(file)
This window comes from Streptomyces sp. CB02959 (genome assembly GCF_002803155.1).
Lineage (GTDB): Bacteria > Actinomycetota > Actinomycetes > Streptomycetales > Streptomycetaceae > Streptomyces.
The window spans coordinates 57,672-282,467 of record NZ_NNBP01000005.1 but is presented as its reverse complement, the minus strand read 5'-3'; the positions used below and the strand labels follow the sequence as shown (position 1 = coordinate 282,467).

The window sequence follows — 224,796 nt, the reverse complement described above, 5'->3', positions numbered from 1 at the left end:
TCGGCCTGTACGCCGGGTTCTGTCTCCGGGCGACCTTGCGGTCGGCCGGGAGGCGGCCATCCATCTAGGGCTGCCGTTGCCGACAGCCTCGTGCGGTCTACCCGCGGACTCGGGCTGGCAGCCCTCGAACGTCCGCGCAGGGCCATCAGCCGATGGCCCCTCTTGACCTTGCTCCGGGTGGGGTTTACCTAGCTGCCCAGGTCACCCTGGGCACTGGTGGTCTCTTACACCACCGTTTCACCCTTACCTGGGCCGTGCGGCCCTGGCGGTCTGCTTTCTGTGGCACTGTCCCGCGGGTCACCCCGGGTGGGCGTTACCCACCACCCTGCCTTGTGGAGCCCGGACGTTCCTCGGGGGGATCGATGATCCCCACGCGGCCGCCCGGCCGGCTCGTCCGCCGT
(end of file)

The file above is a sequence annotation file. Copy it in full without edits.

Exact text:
This window comes from Streptomyces sp. CB02959 (genome assembly GCF_002803155.1).
Lineage (GTDB): Bacteria > Actinomycetota > Actinomycetes > Streptomycetales > Streptomycetaceae > Streptomyces.
The window spans coordinates 57,672-282,467 of record NZ_NNBP01000005.1 but is presented as its reverse complement, the minus strand read 5'-3'; the positions used below and the strand labels follow the sequence as shown (position 1 = coordinate 282,467).

The window sequence follows — 224,796 nt, the reverse complement described above, 5'->3', positions numbered from 1 at the left end:
TCGGCCTGTACGCCGGGTTCTGTCTCCGGGCGACCTTGCGGTCGGCCGGGAGGCGGCCATCCATCTAGGGCTGCCGTTGCCGACAGCCTCGTGCGGTCTACCCGCGGACTCGGGCTGGCAGCCCTCGAACGTCCGCGCAGGGCCATCAGCCGATGGCCCCTCTTGACCTTGCTCCGGGTGGGGTTTACCTAGCTGCCCAGGTCACCCTGGGCACTGGTGGTCTCTTACACCACCGTTTCACCCTTACCTGGGCCGTGCGGCCCTGGCGGTCTGCTTTCTGTGGCACTGTCCCGCGGGTCACCCCGGGTGGGCGTTACCCACCACCCTGCCTTGTGGAGCCCGGACGTTCCTCGGGGGGATCGATGATCCCCACGCGGCCGCCCGGCCGGCTCGTCCGCCGT